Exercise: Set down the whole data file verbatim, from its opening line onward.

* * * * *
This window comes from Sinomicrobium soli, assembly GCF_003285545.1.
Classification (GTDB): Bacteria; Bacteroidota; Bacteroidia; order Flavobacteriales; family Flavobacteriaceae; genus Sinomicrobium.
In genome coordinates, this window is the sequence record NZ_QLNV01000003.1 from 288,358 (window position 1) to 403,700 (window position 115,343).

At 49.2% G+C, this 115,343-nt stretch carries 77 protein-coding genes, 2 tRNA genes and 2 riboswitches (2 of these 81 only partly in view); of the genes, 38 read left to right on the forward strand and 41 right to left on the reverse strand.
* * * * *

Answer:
This window comes from Sinomicrobium soli, assembly GCF_003285545.1.
Classification (GTDB): Bacteria; Bacteroidota; Bacteroidia; order Flavobacteriales; family Flavobacteriaceae; genus Sinomicrobium.
In genome coordinates, this window is the sequence record NZ_QLNV01000003.1 from 288,358 (window position 1) to 403,700 (window position 115,343).

At 49.2% G+C, this 115,343-nt stretch carries 77 protein-coding genes, 2 tRNA genes and 2 riboswitches (2 of these 81 only partly in view); of the genes, 38 read left to right on the forward strand and 41 right to left on the reverse strand.